The book begins with a brief introduction to the current challenges of the private banking industry before identifying the foundations of behavioural finance - decision theory. The book addresses the many psychological traps (behavioural biases) that are commonly observed along a typical decision-making process and in particular, how these biases differ across different cultures, something which is of vital importance for any bank offering private banking services worldwide. The authors then show how to integrate these insights into a tool of highly practical relevance - a risk profiler. The book also covers structured products - and how to evaluate them both from an expected utility theory perspective and from a prospect theory point of view. Moreover, the authors explain how to design structured, tailor-made products for private clients. The dynamics of investing are then explored by demonstrating which investor will rebalance their portfolio during the course of investments and which one will take their profits or increase risks providing a foundation for common investment advice like the age rule. The book concludes with wealth management showing how a typical advisory process should be structured to make the best use of the services the bank can offer, integrating personal asset-liability management, life cycle aspects, a risk profiler, a strategy implementation, and a well-suited documentation.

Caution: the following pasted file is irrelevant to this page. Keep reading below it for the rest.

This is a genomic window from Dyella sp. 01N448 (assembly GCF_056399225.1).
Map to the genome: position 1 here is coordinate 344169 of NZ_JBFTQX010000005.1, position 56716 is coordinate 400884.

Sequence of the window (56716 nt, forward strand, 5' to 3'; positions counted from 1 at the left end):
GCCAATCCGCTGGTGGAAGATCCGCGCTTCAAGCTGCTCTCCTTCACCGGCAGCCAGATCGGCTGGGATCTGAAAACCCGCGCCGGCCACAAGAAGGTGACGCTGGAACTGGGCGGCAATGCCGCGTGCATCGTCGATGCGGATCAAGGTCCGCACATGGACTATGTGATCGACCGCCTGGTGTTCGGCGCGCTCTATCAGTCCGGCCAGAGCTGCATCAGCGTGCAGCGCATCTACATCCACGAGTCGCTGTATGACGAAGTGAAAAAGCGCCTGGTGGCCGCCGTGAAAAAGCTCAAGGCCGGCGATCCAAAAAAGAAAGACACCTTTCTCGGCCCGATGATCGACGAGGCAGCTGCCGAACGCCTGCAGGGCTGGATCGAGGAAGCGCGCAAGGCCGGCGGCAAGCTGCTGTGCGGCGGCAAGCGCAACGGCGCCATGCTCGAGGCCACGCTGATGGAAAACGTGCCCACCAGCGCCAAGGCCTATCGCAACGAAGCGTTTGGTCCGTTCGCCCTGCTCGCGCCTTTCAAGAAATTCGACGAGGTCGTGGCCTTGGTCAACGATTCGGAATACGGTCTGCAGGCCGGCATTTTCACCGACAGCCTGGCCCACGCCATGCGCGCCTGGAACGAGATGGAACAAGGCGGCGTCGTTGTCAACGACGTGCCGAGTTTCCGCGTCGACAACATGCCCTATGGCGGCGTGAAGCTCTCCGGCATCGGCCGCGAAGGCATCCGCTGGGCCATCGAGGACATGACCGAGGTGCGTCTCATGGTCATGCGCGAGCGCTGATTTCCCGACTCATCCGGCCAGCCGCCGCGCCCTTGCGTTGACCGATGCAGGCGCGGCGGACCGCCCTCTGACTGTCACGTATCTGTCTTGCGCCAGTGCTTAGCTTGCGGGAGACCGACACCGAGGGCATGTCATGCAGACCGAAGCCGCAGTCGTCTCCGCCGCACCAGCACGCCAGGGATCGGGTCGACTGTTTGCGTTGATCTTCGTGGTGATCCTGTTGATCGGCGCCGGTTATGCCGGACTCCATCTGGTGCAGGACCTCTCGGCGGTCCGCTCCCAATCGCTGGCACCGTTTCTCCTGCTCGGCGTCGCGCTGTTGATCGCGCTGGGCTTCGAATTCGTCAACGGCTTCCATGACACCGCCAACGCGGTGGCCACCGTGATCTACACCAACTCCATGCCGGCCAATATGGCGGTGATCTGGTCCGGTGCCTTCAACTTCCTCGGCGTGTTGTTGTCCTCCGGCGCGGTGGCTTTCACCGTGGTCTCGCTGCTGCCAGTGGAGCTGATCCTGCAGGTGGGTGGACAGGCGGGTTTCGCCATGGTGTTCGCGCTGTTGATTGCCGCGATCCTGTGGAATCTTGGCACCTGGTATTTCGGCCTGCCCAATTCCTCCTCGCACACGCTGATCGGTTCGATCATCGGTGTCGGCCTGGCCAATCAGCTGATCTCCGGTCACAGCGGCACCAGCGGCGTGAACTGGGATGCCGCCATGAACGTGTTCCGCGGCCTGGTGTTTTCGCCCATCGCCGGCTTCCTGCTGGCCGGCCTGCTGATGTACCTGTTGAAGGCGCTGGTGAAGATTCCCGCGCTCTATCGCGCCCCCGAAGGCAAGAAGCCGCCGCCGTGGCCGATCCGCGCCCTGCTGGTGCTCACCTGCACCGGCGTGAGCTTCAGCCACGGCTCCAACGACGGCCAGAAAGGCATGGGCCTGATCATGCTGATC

A balance is made throughout the book between written explanations, examples, and case studies, with the use of some mathematics to deepen understanding. With a unique focus on client advisory as opposed to asset pricing, Behavioural Finance for Private Banking provides valuable insights and will enable practitioners to improve service quality at every step along the wealth management process.

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